In An Khe, Waldman was stationed at Camp Radcliff and assigned to the 178th Maintenance Company.  His job consisted of working with an N.C.R 500 computer, as well as other machines including an IBM keypunch and sorter.  There was also a huge warehouse filled with a large variety of items used to supply several divisions operating in the area.  Waldman’s job was to help supply these divisions, and to use the N.C.R. computer to keep track of the warehouse’s inventory. 

Camp Radcliff

Waldman recalled that his first couple of months in Vietnam weren’t too bad.  He explained that you would work all day and sometimes go on local night security patrols.  On weekends soldiers were allowed to go to the local village of An Khe, which had an area known as “Sin City,” full of taverns stocked with prostitutes.  Waldman also recalled that soldiers would gamble, play cards, or smoke marijuana in order to pass the time.  As time went by, however, things started to heat up in An Khe, and the atmosphere got a lot more serious.  Eventually, no one could visit the village or Sin City.  He recalled that one day while he was taking a shower, something flew by his ear.  Waldman dropped down to the floor; later he learned that he had been the target of a sniper bullet.  Thankful that the bullet had missed him, he sprinted out of the shower stall. The North Vietnamese would also fire mortars at the base between three and five o’clock in the morning.  There was a bunker near the barracks that everyone would have to go to during these attacks.  Soldiers had to stay in the bunker until either the sirens stopped, or they were verbally told to leave.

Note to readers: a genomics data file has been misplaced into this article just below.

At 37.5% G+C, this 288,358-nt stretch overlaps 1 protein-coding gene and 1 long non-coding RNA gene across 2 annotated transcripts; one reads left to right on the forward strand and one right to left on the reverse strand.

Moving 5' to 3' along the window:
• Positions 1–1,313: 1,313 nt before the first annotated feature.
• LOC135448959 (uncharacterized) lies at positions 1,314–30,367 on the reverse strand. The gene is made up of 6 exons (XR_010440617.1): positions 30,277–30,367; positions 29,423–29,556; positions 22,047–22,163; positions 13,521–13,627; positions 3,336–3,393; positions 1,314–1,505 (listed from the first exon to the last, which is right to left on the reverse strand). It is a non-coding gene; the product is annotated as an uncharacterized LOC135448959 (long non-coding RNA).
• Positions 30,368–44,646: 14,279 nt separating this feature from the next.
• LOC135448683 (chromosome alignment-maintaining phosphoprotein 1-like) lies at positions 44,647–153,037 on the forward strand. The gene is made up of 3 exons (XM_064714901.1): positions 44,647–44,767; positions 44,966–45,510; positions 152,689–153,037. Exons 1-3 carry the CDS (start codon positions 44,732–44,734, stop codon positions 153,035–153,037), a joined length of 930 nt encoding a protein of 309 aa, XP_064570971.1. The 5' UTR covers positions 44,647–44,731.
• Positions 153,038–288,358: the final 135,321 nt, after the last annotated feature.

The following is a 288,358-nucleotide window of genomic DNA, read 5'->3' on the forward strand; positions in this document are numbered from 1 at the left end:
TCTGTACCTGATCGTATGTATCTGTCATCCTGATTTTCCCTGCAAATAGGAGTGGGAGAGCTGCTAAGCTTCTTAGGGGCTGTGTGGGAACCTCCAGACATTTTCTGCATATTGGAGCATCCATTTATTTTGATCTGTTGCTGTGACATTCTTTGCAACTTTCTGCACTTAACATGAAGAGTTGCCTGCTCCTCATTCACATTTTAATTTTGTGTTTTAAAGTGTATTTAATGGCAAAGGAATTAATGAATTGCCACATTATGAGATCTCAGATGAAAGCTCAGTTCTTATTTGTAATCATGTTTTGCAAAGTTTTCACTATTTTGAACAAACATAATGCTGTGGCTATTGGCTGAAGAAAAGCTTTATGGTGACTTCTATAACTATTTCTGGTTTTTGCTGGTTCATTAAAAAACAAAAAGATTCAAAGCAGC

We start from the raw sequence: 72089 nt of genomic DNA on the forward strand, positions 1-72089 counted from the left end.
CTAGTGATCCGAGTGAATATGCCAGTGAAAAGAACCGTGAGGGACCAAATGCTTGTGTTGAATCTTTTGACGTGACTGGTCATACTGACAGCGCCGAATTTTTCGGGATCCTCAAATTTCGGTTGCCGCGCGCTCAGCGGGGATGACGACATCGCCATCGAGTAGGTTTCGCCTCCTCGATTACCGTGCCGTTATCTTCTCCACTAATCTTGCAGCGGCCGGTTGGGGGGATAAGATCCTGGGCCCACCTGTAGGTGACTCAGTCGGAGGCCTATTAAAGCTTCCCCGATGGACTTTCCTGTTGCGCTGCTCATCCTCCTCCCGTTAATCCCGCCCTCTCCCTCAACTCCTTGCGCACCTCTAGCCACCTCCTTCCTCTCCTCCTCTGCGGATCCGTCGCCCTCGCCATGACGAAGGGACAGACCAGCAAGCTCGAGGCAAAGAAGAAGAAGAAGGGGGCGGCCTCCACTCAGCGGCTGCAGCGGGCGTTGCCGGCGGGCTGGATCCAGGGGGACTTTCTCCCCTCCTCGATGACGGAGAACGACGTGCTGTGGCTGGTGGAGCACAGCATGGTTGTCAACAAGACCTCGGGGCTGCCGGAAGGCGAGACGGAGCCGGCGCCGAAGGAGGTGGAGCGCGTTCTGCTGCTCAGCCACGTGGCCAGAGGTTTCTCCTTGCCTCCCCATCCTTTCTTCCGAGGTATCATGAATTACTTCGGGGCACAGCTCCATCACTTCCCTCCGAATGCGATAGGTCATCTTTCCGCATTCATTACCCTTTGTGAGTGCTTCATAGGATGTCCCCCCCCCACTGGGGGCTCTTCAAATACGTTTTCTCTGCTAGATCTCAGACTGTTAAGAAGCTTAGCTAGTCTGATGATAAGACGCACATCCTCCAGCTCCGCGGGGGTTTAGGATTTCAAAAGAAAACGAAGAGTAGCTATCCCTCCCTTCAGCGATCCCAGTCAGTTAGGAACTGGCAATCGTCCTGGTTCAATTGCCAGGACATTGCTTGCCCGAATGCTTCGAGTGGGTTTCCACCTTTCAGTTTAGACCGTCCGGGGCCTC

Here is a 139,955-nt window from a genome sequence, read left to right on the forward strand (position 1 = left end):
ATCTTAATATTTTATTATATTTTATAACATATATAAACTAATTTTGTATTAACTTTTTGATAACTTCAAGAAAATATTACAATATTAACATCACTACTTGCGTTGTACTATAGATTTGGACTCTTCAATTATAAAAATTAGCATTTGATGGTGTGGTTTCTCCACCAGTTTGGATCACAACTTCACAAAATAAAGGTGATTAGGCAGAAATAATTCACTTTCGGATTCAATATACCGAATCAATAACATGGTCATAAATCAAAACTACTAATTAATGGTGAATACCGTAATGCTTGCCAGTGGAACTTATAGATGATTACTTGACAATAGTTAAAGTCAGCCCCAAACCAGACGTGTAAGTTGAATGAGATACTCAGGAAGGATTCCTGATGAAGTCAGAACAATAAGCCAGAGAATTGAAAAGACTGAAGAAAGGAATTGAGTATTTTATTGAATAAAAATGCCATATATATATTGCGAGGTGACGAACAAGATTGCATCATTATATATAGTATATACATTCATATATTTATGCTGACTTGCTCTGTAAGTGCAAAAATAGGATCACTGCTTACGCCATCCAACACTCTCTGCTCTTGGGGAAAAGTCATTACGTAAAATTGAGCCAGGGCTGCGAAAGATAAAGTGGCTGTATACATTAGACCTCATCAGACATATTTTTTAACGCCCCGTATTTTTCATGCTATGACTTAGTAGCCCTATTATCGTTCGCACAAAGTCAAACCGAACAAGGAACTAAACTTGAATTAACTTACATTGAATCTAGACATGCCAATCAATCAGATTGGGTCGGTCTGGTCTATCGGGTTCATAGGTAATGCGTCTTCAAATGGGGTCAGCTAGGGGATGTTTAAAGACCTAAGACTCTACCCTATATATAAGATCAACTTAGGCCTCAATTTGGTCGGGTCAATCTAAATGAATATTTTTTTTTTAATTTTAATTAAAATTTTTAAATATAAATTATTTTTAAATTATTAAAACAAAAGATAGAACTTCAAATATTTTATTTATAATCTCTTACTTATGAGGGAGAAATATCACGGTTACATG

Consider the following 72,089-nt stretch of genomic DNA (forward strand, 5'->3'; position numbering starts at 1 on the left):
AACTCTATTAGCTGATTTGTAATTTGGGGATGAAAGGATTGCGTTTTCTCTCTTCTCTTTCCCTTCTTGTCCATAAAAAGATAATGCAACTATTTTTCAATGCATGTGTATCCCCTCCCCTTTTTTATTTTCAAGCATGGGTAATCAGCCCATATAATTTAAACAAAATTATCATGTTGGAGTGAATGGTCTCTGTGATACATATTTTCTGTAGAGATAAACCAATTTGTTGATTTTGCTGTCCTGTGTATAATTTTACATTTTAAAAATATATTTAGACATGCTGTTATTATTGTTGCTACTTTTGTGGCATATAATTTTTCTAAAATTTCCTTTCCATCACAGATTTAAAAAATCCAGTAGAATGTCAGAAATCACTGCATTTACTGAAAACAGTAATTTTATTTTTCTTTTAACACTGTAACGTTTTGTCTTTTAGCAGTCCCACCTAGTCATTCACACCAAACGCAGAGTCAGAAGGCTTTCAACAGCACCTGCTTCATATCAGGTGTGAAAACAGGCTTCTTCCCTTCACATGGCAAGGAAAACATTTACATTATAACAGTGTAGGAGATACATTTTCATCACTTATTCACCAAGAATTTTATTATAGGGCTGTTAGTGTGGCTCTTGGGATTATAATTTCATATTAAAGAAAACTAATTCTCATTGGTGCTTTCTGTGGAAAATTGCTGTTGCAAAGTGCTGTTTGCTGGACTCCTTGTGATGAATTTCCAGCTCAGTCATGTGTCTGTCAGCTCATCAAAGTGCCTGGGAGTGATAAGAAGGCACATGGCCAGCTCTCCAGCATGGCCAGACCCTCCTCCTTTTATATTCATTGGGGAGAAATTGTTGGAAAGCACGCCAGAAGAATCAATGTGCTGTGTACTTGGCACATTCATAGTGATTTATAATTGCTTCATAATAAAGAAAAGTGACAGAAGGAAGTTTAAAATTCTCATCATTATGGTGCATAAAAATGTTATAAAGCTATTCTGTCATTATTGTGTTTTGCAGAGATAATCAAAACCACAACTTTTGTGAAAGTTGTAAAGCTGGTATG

In one instance, Waldman’s platoon was assembled late at night and told they needed volunteers to go on patrol.  He volunteered and was tasked with finding infiltrators on the camp periphery. On arrival at his assigned location, Waldman heard some noise, and someone said “don’t shoot” — it turned out to be a soldier sneaking back from an unauthorized visit to Sin City.  On the same patrol, Waldman found an AK-47, a Russian designed rifle used by the North Vietnamese.  They never discovered how it got there, but it proved that the enemy had been within the compound area. 

Sin City

Waldman received five days of rest and recuperation and decided on Singapore.  He enjoyed his time there, mostly because it allowed him to take his mind off things.  The United States dollar was worth a lot more in Singapore at the time, which made his trip even better.  Waldman appreciated a lot about Singapore including the buildings, the docks, the Buddhist culture and the food.  After returning to Vietnam, he was given orders to travel North to Quang-Tri, which was about 15 miles from the Demilitarized border zone area.  His assignment was supposed to be to help set up and teach soldiers how to use the N.C.R. 500 system.  Instead of helping with the system, however, Waldman was expected to go on a listening post and locate enemy activity.  Since he didn’t have the proper training for that, he returned to An Khe the next morning.